Dr. Andrei Kirilenko, Director of the Centre for Global Finance and Technology, highlights how object-orientated programming bypasses distrust
A blockchain is usually described as a distributed ledger: a database of records shared by all clients with access. This description is not incorrect, but it leaves a lot to be desired. It’s like calling a car a “horseless carriage”, or a handheld personal computer a “smartphone”.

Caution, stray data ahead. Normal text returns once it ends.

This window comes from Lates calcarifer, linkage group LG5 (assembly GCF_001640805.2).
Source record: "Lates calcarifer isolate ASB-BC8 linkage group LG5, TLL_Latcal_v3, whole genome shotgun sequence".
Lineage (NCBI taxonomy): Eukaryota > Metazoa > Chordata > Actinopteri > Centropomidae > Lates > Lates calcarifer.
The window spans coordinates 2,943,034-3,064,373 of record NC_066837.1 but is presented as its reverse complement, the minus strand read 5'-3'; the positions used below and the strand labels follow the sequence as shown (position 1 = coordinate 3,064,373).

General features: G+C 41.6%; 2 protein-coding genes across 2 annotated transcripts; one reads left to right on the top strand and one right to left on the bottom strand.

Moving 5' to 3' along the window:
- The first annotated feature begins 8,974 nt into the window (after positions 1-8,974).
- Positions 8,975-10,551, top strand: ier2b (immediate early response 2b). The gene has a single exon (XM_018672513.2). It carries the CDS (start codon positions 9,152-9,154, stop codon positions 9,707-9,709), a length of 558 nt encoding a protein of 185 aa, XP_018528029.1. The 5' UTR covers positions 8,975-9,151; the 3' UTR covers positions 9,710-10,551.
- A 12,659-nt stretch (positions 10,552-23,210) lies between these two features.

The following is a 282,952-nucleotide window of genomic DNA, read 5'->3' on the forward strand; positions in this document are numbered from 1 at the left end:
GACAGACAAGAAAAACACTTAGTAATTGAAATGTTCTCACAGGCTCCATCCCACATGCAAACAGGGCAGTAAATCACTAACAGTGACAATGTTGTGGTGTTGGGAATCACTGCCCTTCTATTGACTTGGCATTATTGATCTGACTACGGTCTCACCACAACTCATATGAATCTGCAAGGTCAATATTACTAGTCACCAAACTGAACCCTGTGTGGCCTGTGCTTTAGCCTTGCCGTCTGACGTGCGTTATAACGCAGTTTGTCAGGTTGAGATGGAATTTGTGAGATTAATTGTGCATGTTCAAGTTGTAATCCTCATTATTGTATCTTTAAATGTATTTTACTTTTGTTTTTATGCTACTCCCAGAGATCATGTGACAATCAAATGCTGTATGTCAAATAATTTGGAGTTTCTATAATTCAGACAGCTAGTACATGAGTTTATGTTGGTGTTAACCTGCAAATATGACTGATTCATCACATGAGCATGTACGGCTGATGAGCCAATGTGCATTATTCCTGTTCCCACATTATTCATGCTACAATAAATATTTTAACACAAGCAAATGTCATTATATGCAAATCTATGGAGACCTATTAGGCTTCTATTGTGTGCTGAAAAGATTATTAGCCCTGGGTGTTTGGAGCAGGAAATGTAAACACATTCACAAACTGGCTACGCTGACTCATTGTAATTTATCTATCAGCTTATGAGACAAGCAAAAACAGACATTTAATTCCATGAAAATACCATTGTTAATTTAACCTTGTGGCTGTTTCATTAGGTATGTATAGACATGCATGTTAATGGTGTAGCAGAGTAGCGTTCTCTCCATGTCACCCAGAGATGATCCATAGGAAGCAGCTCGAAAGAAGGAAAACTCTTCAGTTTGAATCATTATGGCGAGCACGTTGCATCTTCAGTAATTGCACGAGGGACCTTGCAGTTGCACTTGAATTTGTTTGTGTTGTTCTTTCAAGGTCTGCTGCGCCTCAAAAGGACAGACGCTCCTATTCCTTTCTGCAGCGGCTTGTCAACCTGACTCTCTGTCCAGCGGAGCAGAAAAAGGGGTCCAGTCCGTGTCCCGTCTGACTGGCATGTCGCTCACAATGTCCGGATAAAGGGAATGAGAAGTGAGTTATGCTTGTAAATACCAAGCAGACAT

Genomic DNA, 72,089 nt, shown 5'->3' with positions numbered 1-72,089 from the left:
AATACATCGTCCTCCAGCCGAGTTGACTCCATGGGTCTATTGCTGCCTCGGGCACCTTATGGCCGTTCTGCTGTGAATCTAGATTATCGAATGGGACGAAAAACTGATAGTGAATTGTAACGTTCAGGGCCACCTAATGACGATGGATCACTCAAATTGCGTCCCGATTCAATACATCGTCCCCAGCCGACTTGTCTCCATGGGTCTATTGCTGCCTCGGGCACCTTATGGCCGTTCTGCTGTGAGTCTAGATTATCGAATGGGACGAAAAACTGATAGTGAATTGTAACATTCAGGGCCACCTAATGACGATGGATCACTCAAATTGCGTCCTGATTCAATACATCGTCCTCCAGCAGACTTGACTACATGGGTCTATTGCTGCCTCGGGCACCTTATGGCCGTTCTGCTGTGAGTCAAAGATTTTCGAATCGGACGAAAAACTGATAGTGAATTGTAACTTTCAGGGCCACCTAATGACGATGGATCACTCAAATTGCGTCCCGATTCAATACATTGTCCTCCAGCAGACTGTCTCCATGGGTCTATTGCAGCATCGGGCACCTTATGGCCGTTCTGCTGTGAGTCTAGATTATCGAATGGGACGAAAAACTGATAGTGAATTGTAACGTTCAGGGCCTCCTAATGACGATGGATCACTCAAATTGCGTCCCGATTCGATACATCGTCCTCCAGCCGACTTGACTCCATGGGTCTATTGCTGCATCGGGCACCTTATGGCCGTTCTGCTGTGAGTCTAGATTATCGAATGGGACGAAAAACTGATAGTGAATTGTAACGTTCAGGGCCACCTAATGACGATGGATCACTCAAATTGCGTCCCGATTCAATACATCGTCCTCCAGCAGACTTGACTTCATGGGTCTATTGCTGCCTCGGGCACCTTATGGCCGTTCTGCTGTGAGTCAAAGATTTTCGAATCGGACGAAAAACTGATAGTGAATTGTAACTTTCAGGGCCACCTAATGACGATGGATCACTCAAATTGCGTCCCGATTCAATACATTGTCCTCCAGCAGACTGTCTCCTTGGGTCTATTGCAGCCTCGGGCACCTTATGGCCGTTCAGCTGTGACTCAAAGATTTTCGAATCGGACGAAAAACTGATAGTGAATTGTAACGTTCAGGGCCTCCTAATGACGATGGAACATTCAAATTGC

A blockchain is really a computer: a finite-state machine. Currently, it is not a very good computer. It is very slow – it takes minutes to complete a change of state. It is not exact – the change of state is probabilistic. It is also very expensive – it uses a lot of power to complete a change of state. Yet, it is a truly global computer that does not reside in any particular physical or virtual machine. And – crucially – it allows anonymous users to share their private computing power and memory capacity for a reward.